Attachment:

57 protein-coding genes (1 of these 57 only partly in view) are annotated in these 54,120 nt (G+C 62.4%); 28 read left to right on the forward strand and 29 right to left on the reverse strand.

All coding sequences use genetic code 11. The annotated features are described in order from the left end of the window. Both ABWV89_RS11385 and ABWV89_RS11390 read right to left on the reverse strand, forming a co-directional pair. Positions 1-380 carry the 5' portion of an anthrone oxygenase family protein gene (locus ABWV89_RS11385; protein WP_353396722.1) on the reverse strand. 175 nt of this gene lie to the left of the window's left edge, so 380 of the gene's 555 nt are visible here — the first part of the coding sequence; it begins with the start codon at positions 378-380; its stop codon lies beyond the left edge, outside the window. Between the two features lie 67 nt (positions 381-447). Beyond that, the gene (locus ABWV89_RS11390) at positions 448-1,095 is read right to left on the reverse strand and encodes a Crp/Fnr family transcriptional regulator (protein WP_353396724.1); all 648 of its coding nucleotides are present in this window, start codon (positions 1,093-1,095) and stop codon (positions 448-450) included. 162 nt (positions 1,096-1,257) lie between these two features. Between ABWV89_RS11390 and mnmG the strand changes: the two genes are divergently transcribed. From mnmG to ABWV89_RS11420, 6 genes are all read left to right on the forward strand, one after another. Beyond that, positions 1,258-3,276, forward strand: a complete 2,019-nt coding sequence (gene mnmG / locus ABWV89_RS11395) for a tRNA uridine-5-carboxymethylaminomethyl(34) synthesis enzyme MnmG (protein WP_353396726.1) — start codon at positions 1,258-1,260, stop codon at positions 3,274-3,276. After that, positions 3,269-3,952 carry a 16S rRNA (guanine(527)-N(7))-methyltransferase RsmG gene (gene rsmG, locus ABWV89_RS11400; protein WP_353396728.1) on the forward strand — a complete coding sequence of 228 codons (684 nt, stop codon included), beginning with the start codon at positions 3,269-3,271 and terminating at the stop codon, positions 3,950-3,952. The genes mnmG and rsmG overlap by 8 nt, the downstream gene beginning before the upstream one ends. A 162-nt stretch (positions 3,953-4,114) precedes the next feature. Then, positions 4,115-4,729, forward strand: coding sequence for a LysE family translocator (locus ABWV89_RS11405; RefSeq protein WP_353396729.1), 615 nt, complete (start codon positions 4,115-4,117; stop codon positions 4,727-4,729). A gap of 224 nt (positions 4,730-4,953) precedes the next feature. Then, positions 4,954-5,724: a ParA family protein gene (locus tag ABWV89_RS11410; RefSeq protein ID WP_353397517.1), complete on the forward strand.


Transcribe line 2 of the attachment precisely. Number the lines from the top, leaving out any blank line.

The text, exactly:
All coding sequences use genetic code 11. The annotated features are described in order from the left end of the window. Both ABWV89_RS11385 and ABWV89_RS11390 read right to left on the reverse strand, forming a co-directional pair. Positions 1-380 carry the 5' portion of an anthrone oxygenase family protein gene (locus ABWV89_RS11385; protein WP_353396722.1) on the reverse strand. 175 nt of this gene lie to the left of the window's left edge, so 380 of the gene's 555 nt are visible here — the first part of the coding sequence; it begins with the start codon at positions 378-380; its stop codon lies beyond the left edge, outside the window. Between the two features lie 67 nt (positions 381-447). Beyond that, the gene (locus ABWV89_RS11390) at positions 448-1,095 is read right to left on the reverse strand and encodes a Crp/Fnr family transcriptional regulator (protein WP_353396724.1); all 648 of its coding nucleotides are present in this window, start codon (positions 1,093-1,095) and stop codon (positions 448-450) included. 162 nt (positions 1,096-1,257) lie between these two features. Between ABWV89_RS11390 and mnmG the strand changes: the two genes are divergently transcribed. From mnmG to ABWV89_RS11420, 6 genes are all read left to right on the forward strand, one after another. Beyond that, positions 1,258-3,276, forward strand: a complete 2,019-nt coding sequence (gene mnmG / locus ABWV89_RS11395) for a tRNA uridine-5-carboxymethylaminomethyl(34) synthesis enzyme MnmG (protein WP_353396726.1) — start codon at positions 1,258-1,260, stop codon at positions 3,274-3,276. After that, positions 3,269-3,952 carry a 16S rRNA (guanine(527)-N(7))-methyltransferase RsmG gene (gene rsmG, locus ABWV89_RS11400; protein WP_353396728.1) on the forward strand — a complete coding sequence of 228 codons (684 nt, stop codon included), beginning with the start codon at positions 3,269-3,271 and terminating at the stop codon, positions 3,950-3,952. The genes mnmG and rsmG overlap by 8 nt, the downstream gene beginning before the upstream one ends. A 162-nt stretch (positions 3,953-4,114) precedes the next feature. Then, positions 4,115-4,729, forward strand: coding sequence for a LysE family translocator (locus ABWV89_RS11405; RefSeq protein WP_353396729.1), 615 nt, complete (start codon positions 4,115-4,117; stop codon positions 4,727-4,729). A gap of 224 nt (positions 4,730-4,953) precedes the next feature. Then, positions 4,954-5,724: a ParA family protein gene (locus tag ABWV89_RS11410; RefSeq protein ID WP_353397517.1), complete on the forward strand.